

Cognitive symptoms




Less active, less productive
Hold negative views of themselves
Blame themselves for unfortunate events
Pessimistic
Physical symptoms

Headaches, dizzy spells, general pain
Comer, Abnormal Psychology, 8e
DSM-5 Update
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Diagnosing Unipolar Depression

A major depressive episode is a period of
two or more weeks marked by five or more
symptoms of depression

In extreme cases, symptoms are psychotic,
including

Hallucinations

Delusions
Comer, Abnormal Psychology, 8e
DSM-5 Update
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Diagnosing Unipolar Depression

DSM-5 lists several types of depressive
disorders:

Major depressive disorder


People who experience a major depressive episode
with no history of mania
Dysthymic disorder

Individuals who experience a longer-lasting (at least
two years) but less disabling pattern of depression
Comer, Abnormal Psychology, 8e
DSM-5 Update
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Diagnosing Unipolar Depression

DSM-5 lists several types of depressive
disorders:

Premenstrual dysphoric disorder


A diagnosis given to women who repeatedly
experience clinically significant depressive
symptoms during the week before menstruation
Disruptive mood regulation disorder

Characterized by a combination of persistent
depressive symptoms and recurrent outbursts of
severe temper
Comer, Abnormal Psychology, 8e
DSM-5 Update
12
What Causes
Unipolar Depression?

Stress may be a trigger for depression

People with depression experience a greater
number of stressful life events during the
month just before the onset of their symptoms

Some clinicians distinguish reactive
(exogenous) depression from endogenous
depression, which seems to be a response to
internal factors
Comer, Abnormal Psychology, 8e
DSM-5 Update
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What Causes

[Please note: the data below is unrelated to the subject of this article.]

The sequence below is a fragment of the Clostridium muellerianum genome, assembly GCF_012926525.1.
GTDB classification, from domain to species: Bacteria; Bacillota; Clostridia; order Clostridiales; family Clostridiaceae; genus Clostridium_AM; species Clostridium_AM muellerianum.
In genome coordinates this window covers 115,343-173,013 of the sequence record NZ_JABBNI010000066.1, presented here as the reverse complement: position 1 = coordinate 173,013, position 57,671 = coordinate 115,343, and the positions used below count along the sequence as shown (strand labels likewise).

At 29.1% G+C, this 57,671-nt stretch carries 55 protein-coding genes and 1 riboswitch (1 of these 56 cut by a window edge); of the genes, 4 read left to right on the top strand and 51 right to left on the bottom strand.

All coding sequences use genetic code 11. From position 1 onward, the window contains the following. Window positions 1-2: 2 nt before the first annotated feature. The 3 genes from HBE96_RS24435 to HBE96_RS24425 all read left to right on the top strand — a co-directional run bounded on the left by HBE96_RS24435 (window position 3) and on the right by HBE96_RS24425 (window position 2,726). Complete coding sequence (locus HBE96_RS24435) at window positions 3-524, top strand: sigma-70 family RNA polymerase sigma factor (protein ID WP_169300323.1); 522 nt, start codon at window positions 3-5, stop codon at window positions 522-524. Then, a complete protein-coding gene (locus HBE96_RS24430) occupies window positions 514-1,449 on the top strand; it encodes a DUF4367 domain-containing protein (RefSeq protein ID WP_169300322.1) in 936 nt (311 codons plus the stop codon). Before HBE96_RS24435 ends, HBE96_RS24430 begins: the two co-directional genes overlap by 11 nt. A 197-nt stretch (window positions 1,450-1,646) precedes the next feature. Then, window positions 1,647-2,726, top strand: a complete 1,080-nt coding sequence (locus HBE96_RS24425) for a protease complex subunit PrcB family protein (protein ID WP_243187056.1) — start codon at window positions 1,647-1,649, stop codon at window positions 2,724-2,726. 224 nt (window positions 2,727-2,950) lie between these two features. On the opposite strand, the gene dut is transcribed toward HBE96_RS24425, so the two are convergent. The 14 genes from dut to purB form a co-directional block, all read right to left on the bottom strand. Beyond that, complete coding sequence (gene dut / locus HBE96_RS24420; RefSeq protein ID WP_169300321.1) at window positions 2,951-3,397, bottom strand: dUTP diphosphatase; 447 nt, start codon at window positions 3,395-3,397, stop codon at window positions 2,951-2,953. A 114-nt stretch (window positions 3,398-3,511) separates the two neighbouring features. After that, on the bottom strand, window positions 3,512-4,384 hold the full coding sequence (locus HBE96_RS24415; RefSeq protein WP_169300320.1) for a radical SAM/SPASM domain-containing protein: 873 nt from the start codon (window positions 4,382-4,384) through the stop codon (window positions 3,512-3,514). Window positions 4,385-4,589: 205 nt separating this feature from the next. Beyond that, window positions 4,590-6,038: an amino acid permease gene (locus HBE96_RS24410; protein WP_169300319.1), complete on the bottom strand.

Unipolar Depression?

Today’s clinicians usually concentrate on
recognizing both the situational and the
internal aspects of any given case

The current explanations of unipolar
depression point to biological,
psychological, and sociocultural factors
Comer, Abnormal Psychology, 8e
DSM-5 Update
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What Causes Unipolar Depression?
The Biological View

Genetic factors

Family pedigree, twin, adoption, and molecular
biology gene studies suggest that some people
inherit a biological predisposition

Researchers have found that as many as 20% of
relatives of those with depression are themselves
depressed, compared with fewer than 10% of the
general population
Comer, Abnormal Psychology, 8e
DSM-5 Update
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What Causes Unipolar Depression?
The Biological View

Genetic factors

Twin studies demonstrate a strong genetic
component:

Concordance rates for identical (MZ) twins = 46%

Concordance rates for fraternal (DZ) twins = 20%

Adoption studies also have implicated a genetic
factor in cases of severe unipolar depression

Using techniques from the field of molecular
biology, researchers have found evidence that
unipolar depression may be tied to specific genes
Comer, Abnormal Psychology, 8e
DSM-5 Update